On Sunday October 2, 2016, shortly after hearing from Credico, Stone tweeted, “Wednesday@HillaryClinton is done. #WikiLeaks.” But October 5 came and went without news from WikiLeaks. Still Stone publicly professed confidence. “Libs thinking Assange will stand down are wishful thinking,” he tweeted. “Payload coming.”

But privately Stone “was wigging out,” according to Credico, who recalls Stone was bombarding him with questions about the delay. Stone “called up screaming, ‘How come they haven’t put anything out?’” Credico says. Credico was critical of Clinton’s hawkish foreign policy views, and he says Stone tried to play on that, repeatedly asking, “Do you want a war with Russia?”

“He was frantic,” Credico notes. “I’ve never seen him like that.” 

“What the fuck do you want me to do about it?” Credico says he replied. He maintains he had had no way to influence WikiLeaks’ timing and did not try.

Stone did not respond to questions about those alleged phone calls.

On Friday, October 7, WikiLeaks finally released a trove of emails hacked from Clinton campaign manager John Podesta, dumping them 30 minutes after the Washington Post published the Access Hollywood video in which Trump boasted of grabbing women “by the pussy.”

When Trump won the election, seemingly aided by WikiLeaks’ releases, Stone and Credico’s alleged access to WikiLeaks became liabilities. Each was subpoenaed by the House Intelligence Committee. Credico, who says Stone urged him not to cooperate with the panel, asserted his Fifth Amendment right to decline to testify. And as he was drawn into the Russia scandal, Credico privately lashed out at Stone for dragging him into a legal morass. He was saddled with legal bills and had trouble finding work with progressive organizations repelled by his apparent role in the controversy.

Messages that Credico has provided to Mother Jones show that Stone at first tried to assuage Credico, at one point offering to help Credico raise money to cover his legal expenses and telling him that he was working to get the Trump administration to issue a “blanket pardon” for Assange. Stone’s messages to Credico also show he was eager to stop Credico from publicly disputing his description of Credico as his back channel to WikiLeaks. (Stone says this is because his claim was true.)

But as Credico began publicly contradicting Stone’s account in media interviews, the Republican operative grew increasingly combative, sending Credico a string of menacing text messages. “Prepare to die cock sucker,” Stone wrote in one email to Credico this spring.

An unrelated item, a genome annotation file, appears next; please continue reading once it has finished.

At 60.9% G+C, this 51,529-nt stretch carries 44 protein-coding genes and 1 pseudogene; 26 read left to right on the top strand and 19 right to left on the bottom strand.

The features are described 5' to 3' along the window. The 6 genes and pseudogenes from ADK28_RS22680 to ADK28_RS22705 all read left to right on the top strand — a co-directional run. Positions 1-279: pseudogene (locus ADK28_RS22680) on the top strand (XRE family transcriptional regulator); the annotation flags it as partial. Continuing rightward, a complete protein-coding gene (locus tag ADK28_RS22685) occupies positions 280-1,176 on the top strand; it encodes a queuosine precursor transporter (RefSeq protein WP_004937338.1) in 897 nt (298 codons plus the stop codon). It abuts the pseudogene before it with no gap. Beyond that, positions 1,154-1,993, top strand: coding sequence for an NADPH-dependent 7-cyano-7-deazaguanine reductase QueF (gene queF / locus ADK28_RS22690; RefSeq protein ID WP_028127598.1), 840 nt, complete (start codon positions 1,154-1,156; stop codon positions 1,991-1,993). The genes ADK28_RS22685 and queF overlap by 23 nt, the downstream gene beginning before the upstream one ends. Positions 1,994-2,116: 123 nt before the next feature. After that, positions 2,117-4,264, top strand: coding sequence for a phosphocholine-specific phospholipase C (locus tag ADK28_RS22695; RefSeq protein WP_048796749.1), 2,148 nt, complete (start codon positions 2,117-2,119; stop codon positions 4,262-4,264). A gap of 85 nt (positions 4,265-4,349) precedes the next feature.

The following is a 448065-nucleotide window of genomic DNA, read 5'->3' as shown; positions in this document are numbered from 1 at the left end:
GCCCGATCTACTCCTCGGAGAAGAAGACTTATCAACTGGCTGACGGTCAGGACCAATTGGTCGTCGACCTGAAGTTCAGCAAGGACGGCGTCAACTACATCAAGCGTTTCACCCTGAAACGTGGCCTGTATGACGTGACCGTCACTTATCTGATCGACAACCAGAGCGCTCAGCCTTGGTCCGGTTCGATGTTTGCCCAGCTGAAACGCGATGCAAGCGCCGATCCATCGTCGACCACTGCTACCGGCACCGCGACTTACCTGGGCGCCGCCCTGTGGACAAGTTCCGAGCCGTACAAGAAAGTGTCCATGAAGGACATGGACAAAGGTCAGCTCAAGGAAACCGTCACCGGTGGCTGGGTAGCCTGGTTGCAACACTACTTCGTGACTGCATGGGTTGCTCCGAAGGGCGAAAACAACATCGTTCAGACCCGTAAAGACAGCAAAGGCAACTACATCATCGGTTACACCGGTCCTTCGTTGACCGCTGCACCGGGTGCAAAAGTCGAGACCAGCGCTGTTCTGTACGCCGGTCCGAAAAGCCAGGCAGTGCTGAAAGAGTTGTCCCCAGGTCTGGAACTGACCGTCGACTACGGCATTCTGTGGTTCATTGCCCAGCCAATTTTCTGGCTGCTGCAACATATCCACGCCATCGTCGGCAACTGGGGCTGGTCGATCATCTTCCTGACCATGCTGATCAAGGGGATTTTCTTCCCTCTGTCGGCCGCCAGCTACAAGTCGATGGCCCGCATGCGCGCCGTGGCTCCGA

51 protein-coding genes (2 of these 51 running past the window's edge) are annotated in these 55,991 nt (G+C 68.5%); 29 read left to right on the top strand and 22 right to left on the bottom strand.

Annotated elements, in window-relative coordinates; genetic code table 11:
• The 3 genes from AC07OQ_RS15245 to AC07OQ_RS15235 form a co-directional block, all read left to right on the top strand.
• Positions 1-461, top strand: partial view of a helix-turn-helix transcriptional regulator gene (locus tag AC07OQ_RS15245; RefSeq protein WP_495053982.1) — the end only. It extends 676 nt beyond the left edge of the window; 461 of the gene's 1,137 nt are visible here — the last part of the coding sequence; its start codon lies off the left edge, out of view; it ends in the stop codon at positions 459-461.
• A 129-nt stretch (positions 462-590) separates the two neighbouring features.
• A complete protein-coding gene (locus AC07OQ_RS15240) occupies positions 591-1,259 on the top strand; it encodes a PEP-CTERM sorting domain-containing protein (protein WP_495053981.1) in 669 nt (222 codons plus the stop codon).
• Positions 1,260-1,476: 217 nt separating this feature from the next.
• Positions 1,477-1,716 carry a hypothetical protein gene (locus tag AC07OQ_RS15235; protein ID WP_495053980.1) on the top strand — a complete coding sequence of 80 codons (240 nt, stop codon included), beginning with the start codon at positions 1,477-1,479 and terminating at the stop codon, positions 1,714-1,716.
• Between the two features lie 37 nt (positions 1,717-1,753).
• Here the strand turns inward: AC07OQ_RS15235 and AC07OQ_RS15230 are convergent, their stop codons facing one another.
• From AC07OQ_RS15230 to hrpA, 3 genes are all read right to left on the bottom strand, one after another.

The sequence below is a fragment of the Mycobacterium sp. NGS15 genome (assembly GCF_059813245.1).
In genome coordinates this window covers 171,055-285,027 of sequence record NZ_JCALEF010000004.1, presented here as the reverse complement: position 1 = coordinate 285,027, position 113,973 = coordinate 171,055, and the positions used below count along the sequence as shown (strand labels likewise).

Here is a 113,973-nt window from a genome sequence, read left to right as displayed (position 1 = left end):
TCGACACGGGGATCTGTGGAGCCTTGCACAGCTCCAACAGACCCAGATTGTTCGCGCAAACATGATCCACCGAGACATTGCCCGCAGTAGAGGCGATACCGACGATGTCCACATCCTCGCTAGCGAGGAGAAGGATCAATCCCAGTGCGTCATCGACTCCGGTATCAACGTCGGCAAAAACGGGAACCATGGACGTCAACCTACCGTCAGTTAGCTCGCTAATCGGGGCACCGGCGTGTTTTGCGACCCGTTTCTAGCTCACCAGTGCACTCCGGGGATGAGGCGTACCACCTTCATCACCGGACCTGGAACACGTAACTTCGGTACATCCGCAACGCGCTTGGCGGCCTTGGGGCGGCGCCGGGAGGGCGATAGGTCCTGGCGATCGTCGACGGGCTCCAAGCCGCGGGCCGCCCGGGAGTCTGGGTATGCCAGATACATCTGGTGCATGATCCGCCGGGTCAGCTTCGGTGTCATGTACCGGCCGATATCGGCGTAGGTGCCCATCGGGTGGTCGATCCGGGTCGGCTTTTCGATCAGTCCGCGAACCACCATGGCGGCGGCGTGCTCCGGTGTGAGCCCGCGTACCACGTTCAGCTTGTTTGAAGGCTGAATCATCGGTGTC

Meanwhile, the special counsel’s focus on Stone appeared to intensify. Mueller summoned more than a dozen Stone associates for interviews or grand jury testimony. Among them was Credico, who appeared before the grand jury in September. Credico has met several times with Mueller’s investigators, and he is scheduled to sit down with them again next week. 

In August, Mother Jones reported that Mueller was reviewing Stone’s emails to Credico. Several publications have since reported that Mueller’s investigators are examining whether Stone’s missives amounted to witness tampering or obstruction of justice. Stone insists he merely urged Credico to tell the truth. But in an obstruction case, threatening messages as well as inducements—such as offering help with legal fees or a pardon for Assange—could be seen as an effort to influence a witness.

Mueller is also reportedly examining whether Stone perjured himself during his House Intelligence Committee testimony. Rep. Adam Schiff, (D-Calif.), who is set to become chairman of the committee in January, said recently that “some of [Stone’s] answers before our committee are highly suspect.” Schiff has said he plans to ask the Justice Department to prosecute witnesses he believes misled the committee. 

Stone, who denies lying to the panel, says it is Credico who should be worried. He claims that if Credico told the grand jury what he has said publicly—that he was not Stone’s back channel—he is the one who could face perjury charges. “Everyone should be demanding answers from Mr. Credico as to why he lied over and over again,” Smith, Stone’s lawyer, said in an email. Yet Credico says he stands by his grand jury testimony and asserts that Stone lied to the Intelligence Committee. 

Who is telling the truth? Maybe neither.

Russia – Mother Jones